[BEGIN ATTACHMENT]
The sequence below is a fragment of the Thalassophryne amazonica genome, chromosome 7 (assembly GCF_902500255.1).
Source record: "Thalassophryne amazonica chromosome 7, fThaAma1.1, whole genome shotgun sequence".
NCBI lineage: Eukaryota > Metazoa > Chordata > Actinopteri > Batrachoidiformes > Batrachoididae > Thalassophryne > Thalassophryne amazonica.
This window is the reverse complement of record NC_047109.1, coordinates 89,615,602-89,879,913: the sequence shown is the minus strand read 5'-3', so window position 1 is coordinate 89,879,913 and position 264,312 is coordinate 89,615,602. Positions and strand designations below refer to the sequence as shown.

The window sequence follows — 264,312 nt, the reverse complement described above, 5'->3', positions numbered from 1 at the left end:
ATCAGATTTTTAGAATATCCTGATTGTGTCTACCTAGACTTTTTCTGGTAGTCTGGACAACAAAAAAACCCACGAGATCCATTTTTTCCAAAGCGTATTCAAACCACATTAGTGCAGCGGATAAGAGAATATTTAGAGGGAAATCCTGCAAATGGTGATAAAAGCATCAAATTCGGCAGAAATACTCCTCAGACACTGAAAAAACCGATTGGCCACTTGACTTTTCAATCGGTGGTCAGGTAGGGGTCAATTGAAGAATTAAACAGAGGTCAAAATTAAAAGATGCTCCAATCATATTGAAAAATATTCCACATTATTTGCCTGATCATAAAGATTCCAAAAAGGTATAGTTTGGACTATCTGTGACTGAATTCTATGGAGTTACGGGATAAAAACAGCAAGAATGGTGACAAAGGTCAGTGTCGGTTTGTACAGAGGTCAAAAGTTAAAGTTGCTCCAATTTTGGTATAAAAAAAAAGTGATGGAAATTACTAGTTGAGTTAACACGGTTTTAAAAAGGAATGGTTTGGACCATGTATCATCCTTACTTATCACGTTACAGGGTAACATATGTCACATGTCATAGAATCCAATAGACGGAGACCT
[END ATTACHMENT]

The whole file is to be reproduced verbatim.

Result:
The sequence below is a fragment of the Thalassophryne amazonica genome, chromosome 7 (assembly GCF_902500255.1).
Source record: "Thalassophryne amazonica chromosome 7, fThaAma1.1, whole genome shotgun sequence".
NCBI lineage: Eukaryota > Metazoa > Chordata > Actinopteri > Batrachoidiformes > Batrachoididae > Thalassophryne > Thalassophryne amazonica.
This window is the reverse complement of record NC_047109.1, coordinates 89,615,602-89,879,913: the sequence shown is the minus strand read 5'-3', so window position 1 is coordinate 89,879,913 and position 264,312 is coordinate 89,615,602. Positions and strand designations below refer to the sequence as shown.

The window sequence follows — 264,312 nt, the reverse complement described above, 5'->3', positions numbered from 1 at the left end:
ATCAGATTTTTAGAATATCCTGATTGTGTCTACCTAGACTTTTTCTGGTAGTCTGGACAACAAAAAAACCCACGAGATCCATTTTTTCCAAAGCGTATTCAAACCACATTAGTGCAGCGGATAAGAGAATATTTAGAGGGAAATCCTGCAAATGGTGATAAAAGCATCAAATTCGGCAGAAATACTCCTCAGACACTGAAAAAACCGATTGGCCACTTGACTTTTCAATCGGTGGTCAGGTAGGGGTCAATTGAAGAATTAAACAGAGGTCAAAATTAAAAGATGCTCCAATCATATTGAAAAATATTCCACATTATTTGCCTGATCATAAAGATTCCAAAAAGGTATAGTTTGGACTATCTGTGACTGAATTCTATGGAGTTACGGGATAAAAACAGCAAGAATGGTGACAAAGGTCAGTGTCGGTTTGTACAGAGGTCAAAAGTTAAAGTTGCTCCAATTTTGGTATAAAAAAAAAGTGATGGAAATTACTAGTTGAGTTAACACGGTTTTAAAAAGGAATGGTTTGGACCATGTATCATCCTTACTTATCACGTTACAGGGTAACATATGTCACATGTCATAGAATCCAATAGACGGAGACCT